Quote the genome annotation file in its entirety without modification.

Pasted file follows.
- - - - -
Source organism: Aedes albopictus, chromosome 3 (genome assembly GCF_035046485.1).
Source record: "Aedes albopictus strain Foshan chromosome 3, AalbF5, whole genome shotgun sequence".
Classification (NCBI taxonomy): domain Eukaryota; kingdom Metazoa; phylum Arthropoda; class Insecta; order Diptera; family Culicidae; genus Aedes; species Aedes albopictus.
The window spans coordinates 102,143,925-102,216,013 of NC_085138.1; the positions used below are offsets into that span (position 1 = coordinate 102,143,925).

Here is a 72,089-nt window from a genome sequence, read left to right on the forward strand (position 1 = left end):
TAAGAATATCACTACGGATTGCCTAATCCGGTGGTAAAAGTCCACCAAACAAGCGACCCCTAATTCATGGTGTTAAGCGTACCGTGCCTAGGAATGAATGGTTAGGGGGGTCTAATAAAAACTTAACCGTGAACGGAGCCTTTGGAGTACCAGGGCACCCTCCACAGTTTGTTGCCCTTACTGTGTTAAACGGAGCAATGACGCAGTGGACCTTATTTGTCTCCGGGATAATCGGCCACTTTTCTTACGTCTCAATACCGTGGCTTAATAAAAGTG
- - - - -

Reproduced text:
Source organism: Aedes albopictus, chromosome 3 (genome assembly GCF_035046485.1).
Source record: "Aedes albopictus strain Foshan chromosome 3, AalbF5, whole genome shotgun sequence".
Classification (NCBI taxonomy): domain Eukaryota; kingdom Metazoa; phylum Arthropoda; class Insecta; order Diptera; family Culicidae; genus Aedes; species Aedes albopictus.
The window spans coordinates 102,143,925-102,216,013 of NC_085138.1; the positions used below are offsets into that span (position 1 = coordinate 102,143,925).

Here is a 72,089-nt window from a genome sequence, read left to right on the forward strand (position 1 = left end):
TAAGAATATCACTACGGATTGCCTAATCCGGTGGTAAAAGTCCACCAAACAAGCGACCCCTAATTCATGGTGTTAAGCGTACCGTGCCTAGGAATGAATGGTTAGGGGGGTCTAATAAAAACTTAACCGTGAACGGAGCCTTTGGAGTACCAGGGCACCCTCCACAGTTTGTTGCCCTTACTGTGTTAAACGGAGCAATGACGCAGTGGACCTTATTTGTCTCCGGGATAATCGGCCACTTTTCTTACGTCTCAATACCGTGGCTTAATAAAAGTG